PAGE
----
Friday, August 08, 2008

My Sassy Girl (2008)

My Sassy Girl (Yann Samuell, 2008)

Love Me If You Dare (2005), director Yann Samuell's debut film, tells the love story of Sophie and Julien, childhood sweethearts who make a pact to exchange dares. The pranks continue on, changing quite alarmingly from innocent and juvenile to serious and damaging. Samuell embellishes the psychotic romance with confectionery colors, animated sequences and other visual treats. However, the film struggles to get past the on-screen misanthropy, ending up being confused and contrived.

When Samuell was tapped to direct the American remake to Kwak Jae-young's My Sassy Girl (2001), replacing Gurinder Chadha of Bend It Like Beckham (2002) fame, I thought it was an interesting, intriguing but ultimately worrisome decision. My Sassy Girl is about a university student (Cha Tae-hyun) who lands himself in a lopsided relationship with a girl (Jun Ji-hyun) he rescued in a subway station. Like Samuell's debut feature, My Sassy Girl thrives on an extraordinary romance, one that is characterized by symptoms of sadism and masochism, if only on a truly emotional and psychological level. However, My Sassy Girl succeeds on being utterly enjoyable and genial, which explains why it became one of the most successful Korean films and why its charm crossed borders, gaining much popularity in other Asian territories.

Samuell's remake is pretty much faithful to the original film, save for a few modifications. The guy (Jesse Bradford), from being a slacking engineering student in the Korean film, becomes a business student who wishes to succeed in his endeavor, hopefully earning for himself a mid-level managerial job in a tractor company where his father worked for decades as a repairman. Thus, what we essentially get is your typical guy-next-door, whatever mischief and naughtiness the original film imparted on its leading man is given to the remake's token sidekick, Leo, a porn-addicted yet loyal philosophy student (Austin Basis). The so-called sassy girl (Elisha Cuthbert) remains practically the same, cute-as-a-button yet upfront, vicious, and violent, most especially when drunk. She's given a more exhaustive background though, including a father who does not merely disapprove of her newfound relationship (in the original film, we only see the father berate the guy over shots of wine before getting totally wasted) but gives a reason to his disagreement. Basically, the remake tries to fill in the holes the original had and make the romance more grounded on logic than in mere sleight of hand, which is a pity. Kwak's My Sassy Girl works because it is hilarious in its unabashed illogic but clever in its musings on fate and circumstance.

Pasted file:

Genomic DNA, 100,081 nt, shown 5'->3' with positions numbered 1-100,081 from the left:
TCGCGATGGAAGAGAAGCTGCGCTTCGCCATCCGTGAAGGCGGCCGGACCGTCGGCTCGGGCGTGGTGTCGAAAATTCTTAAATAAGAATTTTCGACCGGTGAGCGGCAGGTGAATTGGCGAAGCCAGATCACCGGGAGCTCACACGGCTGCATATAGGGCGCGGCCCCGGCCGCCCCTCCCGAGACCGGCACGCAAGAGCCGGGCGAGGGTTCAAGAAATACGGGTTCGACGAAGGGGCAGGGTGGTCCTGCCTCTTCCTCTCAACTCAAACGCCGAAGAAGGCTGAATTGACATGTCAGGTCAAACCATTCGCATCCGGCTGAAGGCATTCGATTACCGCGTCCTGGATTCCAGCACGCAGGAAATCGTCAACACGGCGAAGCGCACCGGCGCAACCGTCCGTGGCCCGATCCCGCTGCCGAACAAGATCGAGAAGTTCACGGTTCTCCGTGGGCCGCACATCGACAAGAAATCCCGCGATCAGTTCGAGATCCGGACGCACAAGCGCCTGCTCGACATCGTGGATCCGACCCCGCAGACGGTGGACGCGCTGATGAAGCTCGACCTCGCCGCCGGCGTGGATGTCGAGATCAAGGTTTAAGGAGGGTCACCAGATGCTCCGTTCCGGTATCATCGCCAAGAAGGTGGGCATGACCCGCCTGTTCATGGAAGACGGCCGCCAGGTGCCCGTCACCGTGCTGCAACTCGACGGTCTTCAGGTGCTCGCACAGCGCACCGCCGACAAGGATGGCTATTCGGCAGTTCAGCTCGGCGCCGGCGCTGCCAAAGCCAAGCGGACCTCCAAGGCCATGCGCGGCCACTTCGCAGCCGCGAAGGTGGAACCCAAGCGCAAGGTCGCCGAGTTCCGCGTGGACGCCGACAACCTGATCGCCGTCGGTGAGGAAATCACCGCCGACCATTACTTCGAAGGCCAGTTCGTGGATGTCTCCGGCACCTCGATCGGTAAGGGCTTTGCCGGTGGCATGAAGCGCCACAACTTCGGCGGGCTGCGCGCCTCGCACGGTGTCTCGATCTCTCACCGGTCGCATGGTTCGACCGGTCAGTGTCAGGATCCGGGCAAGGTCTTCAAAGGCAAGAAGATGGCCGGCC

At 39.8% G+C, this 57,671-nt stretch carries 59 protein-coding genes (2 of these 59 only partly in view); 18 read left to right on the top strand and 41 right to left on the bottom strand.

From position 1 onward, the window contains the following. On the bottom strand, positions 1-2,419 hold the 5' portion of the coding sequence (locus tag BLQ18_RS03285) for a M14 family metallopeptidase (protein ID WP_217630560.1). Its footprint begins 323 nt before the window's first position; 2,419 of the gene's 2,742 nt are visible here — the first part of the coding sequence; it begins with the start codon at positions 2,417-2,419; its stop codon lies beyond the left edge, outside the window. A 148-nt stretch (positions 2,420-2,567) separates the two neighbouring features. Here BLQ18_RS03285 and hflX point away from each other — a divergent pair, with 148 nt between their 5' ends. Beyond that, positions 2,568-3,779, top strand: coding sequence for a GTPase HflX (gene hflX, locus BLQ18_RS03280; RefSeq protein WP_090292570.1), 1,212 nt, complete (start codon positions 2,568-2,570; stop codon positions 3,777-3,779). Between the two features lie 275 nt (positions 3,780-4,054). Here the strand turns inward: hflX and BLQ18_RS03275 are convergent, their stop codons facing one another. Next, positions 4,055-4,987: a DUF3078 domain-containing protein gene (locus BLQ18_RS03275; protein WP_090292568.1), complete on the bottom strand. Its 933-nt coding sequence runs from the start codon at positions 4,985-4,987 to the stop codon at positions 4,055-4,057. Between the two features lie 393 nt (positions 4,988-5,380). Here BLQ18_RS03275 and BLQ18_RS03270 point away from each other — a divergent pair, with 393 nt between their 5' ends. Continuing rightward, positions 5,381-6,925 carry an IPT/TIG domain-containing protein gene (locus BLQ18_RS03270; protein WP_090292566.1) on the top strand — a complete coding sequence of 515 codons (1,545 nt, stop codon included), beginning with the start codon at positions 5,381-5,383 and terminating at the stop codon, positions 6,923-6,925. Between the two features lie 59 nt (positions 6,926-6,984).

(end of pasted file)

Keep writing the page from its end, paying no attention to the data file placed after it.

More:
A lot got lost in translation apparently. While the basic storyline and some of the more famous scenes were retained, Samuell's remake lacks a certain vigor, that irreverence to societal norms that are probably endemic to Korea which made Kwak's film very watchable. In Kwak's film, when the guy carries the girl on his back, it implies a very uncharacteristic servitude over men that is only reserved for the closest of lovers; or when the girl orders the guy around culminating in having him chase her across the park wearing her stilettos, those psychotic yet seemingly innocent pranks bear an indifference, if not rebellion to the traditionally male-dominated society. Samuell loses by default. America adores equality and abhors prejudicial traditionalism. Therefore, the scenes borrowed by the remake from the original are plainly comedic and charming, but lacking any other substance than what is shown onscreen.